Who knows why Delta chose to launch two routes with little feed on either end to compete against two carriers on each route with a LOT of feed on each end: SEA-LHR and SEA-DFW.
What feed does AS have on the SEA end (relative to a passenger arriving from DFW or LHR) that DL doesn't have? You're making it sound like DL has a miniscule operation at SEA - they can flow a DFW-SEA-Alaska/PNW connection just as AS can and they can also flow DFW-SEA-Asia connections. Similarly from LHR they can flow LHR-SEA-Alaska/PNW/Hawaii/California connections just as AS would.
~Twice as many seats on AS vs DL and I’ll let you count the destination difference. Absolute destinations difference isn’t huge, but it’s still a difference. Seats to those destinations is bigger on Alaska easily.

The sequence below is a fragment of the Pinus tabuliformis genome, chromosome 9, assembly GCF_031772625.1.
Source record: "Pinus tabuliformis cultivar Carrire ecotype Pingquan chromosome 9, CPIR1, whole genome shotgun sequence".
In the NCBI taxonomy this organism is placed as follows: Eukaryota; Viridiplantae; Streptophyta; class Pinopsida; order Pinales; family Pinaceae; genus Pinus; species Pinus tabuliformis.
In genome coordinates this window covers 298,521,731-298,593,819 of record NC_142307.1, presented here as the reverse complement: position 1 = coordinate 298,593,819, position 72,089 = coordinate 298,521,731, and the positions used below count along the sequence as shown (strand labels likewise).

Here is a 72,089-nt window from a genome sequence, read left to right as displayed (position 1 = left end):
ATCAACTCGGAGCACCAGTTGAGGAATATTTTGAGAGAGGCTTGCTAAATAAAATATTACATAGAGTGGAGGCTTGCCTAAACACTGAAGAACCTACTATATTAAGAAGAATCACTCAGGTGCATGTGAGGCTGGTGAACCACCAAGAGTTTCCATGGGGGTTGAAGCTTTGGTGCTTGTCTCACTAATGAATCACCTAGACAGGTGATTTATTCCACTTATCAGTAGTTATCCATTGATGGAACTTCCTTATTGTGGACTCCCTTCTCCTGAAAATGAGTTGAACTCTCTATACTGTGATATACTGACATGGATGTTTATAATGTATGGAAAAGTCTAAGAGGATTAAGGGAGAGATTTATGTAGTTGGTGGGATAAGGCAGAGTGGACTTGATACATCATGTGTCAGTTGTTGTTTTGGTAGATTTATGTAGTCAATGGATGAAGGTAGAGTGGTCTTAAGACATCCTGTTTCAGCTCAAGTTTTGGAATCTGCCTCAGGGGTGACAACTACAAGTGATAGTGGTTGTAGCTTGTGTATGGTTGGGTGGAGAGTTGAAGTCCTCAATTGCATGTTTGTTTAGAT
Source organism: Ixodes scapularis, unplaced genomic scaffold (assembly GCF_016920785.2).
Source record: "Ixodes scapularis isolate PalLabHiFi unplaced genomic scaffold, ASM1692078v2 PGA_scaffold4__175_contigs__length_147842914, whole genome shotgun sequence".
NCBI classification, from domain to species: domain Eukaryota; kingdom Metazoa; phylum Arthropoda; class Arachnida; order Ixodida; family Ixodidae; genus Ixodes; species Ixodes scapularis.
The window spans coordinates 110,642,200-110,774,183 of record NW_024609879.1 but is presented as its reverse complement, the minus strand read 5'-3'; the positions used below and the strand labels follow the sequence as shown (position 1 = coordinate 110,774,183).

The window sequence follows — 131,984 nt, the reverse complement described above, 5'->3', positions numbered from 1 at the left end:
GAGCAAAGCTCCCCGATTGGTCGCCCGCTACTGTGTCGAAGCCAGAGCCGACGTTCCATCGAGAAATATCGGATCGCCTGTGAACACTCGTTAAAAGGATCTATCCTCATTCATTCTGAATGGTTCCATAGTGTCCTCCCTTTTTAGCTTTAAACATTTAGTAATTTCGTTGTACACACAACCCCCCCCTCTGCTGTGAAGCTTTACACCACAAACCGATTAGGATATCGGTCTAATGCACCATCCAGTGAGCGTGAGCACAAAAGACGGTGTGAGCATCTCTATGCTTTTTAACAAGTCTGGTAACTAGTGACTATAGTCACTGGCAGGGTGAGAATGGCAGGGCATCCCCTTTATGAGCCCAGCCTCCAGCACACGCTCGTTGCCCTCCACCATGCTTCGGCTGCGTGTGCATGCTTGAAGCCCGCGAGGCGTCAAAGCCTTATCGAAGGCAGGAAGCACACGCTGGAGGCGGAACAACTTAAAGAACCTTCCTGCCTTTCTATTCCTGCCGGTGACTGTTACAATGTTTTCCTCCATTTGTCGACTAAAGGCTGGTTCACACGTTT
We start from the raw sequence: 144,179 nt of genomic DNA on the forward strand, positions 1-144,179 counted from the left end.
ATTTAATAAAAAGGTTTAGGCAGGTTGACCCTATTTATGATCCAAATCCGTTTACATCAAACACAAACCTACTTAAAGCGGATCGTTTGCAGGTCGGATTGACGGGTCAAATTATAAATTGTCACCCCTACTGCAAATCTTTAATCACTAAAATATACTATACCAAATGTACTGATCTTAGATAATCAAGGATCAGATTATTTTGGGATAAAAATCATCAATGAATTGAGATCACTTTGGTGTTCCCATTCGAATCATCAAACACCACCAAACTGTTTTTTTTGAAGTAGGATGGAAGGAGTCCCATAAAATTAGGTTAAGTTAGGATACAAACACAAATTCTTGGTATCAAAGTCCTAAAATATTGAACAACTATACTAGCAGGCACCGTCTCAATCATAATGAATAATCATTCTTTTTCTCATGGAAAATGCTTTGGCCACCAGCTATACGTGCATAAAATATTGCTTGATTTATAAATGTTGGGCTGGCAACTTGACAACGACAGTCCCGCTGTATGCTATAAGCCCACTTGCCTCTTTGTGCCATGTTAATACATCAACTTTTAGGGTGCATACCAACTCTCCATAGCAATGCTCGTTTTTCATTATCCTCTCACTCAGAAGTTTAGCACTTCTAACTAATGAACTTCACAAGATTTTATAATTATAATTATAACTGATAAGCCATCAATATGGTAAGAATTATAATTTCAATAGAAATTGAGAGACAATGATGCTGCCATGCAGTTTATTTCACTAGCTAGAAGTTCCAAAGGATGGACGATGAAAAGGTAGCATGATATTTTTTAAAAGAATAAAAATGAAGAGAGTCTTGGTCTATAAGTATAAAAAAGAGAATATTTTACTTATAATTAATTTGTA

Just because AS has more feed, it doesn't equate to DL having "little feed" as you suggested. Sure, AS serves more destinations in the PNW that would logically connect to DFW or LHR over SEA, but what's the combined PDEW of WRG/EAT/PUW/HLN, etc. to these destinations? DL serves FAI, ANC, GEG, PDX, BOI, SMF, Hawai'i, etc. from SEA, which is where the lion's share of connecting passengers would likely be originating/terminating.
Additionally, if in the future DL needs to route more LHR/DFW-bound connections over SEA in order to supplement the O&D traffic they're able to pick up, they have more options for accommodating other passengers who have been connecting on these flights over their other hubs like SLC and MSP. For example, say DL wants to free up 10 more daily seats on a particular BOI-SEA flight that connects to the new SEA-LHR service. In order to do that, they may need to route some passengers who have been flying BOI-SEA-BOS, BOI-SEA-SNA, etc. over MSP and SLC, but they have the flexibility to do so.
This is my signature until I think of a better one.